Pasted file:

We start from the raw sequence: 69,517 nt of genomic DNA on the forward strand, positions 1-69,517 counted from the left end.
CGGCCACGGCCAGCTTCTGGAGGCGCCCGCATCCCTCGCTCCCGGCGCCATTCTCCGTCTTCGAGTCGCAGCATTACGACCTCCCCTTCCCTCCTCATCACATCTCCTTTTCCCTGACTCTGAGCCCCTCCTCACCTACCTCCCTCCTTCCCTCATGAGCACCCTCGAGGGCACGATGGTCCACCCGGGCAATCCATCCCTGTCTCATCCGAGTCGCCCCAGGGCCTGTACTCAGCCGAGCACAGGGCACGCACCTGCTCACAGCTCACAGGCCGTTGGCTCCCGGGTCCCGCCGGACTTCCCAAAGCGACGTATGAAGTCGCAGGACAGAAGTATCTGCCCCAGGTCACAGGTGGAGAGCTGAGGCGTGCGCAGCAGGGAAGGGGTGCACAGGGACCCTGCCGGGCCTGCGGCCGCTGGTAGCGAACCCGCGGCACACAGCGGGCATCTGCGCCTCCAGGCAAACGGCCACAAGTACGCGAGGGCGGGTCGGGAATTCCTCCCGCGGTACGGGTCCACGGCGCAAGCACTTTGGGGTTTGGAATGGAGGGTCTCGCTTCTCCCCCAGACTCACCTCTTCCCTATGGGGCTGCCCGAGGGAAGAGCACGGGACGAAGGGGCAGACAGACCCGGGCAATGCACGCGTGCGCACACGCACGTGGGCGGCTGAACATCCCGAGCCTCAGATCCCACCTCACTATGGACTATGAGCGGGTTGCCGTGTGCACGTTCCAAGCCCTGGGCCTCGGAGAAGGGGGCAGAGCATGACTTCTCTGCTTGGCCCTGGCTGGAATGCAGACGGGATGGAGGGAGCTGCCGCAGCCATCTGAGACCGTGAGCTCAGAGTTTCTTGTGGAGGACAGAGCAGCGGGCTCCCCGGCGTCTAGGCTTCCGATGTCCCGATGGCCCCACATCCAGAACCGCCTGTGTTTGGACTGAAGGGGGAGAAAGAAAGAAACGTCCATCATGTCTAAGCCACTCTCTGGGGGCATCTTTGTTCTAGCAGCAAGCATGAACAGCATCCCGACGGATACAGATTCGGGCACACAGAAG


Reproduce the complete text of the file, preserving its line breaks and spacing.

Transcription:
We start from the raw sequence: 69,517 nt of genomic DNA on the forward strand, positions 1-69,517 counted from the left end.
CGGCCACGGCCAGCTTCTGGAGGCGCCCGCATCCCTCGCTCCCGGCGCCATTCTCCGTCTTCGAGTCGCAGCATTACGACCTCCCCTTCCCTCCTCATCACATCTCCTTTTCCCTGACTCTGAGCCCCTCCTCACCTACCTCCCTCCTTCCCTCATGAGCACCCTCGAGGGCACGATGGTCCACCCGGGCAATCCATCCCTGTCTCATCCGAGTCGCCCCAGGGCCTGTACTCAGCCGAGCACAGGGCACGCACCTGCTCACAGCTCACAGGCCGTTGGCTCCCGGGTCCCGCCGGACTTCCCAAAGCGACGTATGAAGTCGCAGGACAGAAGTATCTGCCCCAGGTCACAGGTGGAGAGCTGAGGCGTGCGCAGCAGGGAAGGGGTGCACAGGGACCCTGCCGGGCCTGCGGCCGCTGGTAGCGAACCCGCGGCACACAGCGGGCATCTGCGCCTCCAGGCAAACGGCCACAAGTACGCGAGGGCGGGTCGGGAATTCCTCCCGCGGTACGGGTCCACGGCGCAAGCACTTTGGGGTTTGGAATGGAGGGTCTCGCTTCTCCCCCAGACTCACCTCTTCCCTATGGGGCTGCCCGAGGGAAGAGCACGGGACGAAGGGGCAGACAGACCCGGGCAATGCACGCGTGCGCACACGCACGTGGGCGGCTGAACATCCCGAGCCTCAGATCCCACCTCACTATGGACTATGAGCGGGTTGCCGTGTGCACGTTCCAAGCCCTGGGCCTCGGAGAAGGGGGCAGAGCATGACTTCTCTGCTTGGCCCTGGCTGGAATGCAGACGGGATGGAGGGAGCTGCCGCAGCCATCTGAGACCGTGAGCTCAGAGTTTCTTGTGGAGGACAGAGCAGCGGGCTCCCCGGCGTCTAGGCTTCCGATGTCCCGATGGCCCCACATCCAGAACCGCCTGTGTTTGGACTGAAGGGGGAGAAAGAAAGAAACGTCCATCATGTCTAAGCCACTCTCTGGGGGCATCTTTGTTCTAGCAGCAAGCATGAACAGCATCCCGACGGATACAGATTCGGGCACACAGAAG